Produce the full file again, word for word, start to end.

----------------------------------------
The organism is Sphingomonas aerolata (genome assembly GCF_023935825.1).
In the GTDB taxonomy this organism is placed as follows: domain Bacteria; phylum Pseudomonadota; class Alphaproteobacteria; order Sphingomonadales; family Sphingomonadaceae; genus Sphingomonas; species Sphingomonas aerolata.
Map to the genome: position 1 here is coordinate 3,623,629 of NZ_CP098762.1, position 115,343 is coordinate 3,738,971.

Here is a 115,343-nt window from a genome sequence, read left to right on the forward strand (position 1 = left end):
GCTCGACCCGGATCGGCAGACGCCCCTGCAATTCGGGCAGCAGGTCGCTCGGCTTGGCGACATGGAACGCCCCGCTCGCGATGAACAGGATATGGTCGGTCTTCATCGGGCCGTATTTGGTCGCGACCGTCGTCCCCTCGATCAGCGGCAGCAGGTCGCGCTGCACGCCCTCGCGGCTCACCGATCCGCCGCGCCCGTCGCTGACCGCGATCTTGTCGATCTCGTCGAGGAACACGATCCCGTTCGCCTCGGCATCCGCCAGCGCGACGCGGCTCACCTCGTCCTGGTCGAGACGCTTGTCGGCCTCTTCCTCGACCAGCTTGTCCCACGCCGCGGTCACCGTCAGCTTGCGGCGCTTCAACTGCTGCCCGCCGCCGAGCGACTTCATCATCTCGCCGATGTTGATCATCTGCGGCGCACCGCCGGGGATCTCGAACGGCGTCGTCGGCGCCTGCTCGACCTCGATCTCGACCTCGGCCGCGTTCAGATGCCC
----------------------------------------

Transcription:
The organism is Sphingomonas aerolata (genome assembly GCF_023935825.1).
In the GTDB taxonomy this organism is placed as follows: domain Bacteria; phylum Pseudomonadota; class Alphaproteobacteria; order Sphingomonadales; family Sphingomonadaceae; genus Sphingomonas; species Sphingomonas aerolata.
Map to the genome: position 1 here is coordinate 3,623,629 of NZ_CP098762.1, position 115,343 is coordinate 3,738,971.

Here is a 115,343-nt window from a genome sequence, read left to right on the forward strand (position 1 = left end):
GCTCGACCCGGATCGGCAGACGCCCCTGCAATTCGGGCAGCAGGTCGCTCGGCTTGGCGACATGGAACGCCCCGCTCGCGATGAACAGGATATGGTCGGTCTTCATCGGGCCGTATTTGGTCGCGACCGTCGTCCCCTCGATCAGCGGCAGCAGGTCGCGCTGCACGCCCTCGCGGCTCACCGATCCGCCGCGCCCGTCGCTGACCGCGATCTTGTCGATCTCGTCGAGGAACACGATCCCGTTCGCCTCGGCATCCGCCAGCGCGACGCGGCTCACCTCGTCCTGGTCGAGACGCTTGTCGGCCTCTTCCTCGACCAGCTTGTCCCACGCCGCGGTCACCGTCAGCTTGCGGCGCTTCAACTGCTGCCCGCCGCCGAGCGACTTCATCATCTCGCCGATGTTGATCATCTGCGGCGCACCGCCGGGGATCTCGAACGGCGTCGTCGGCGCCTGCTCGACCTCGATCTCGACCTCGGCCGCGTTCAGATGCCC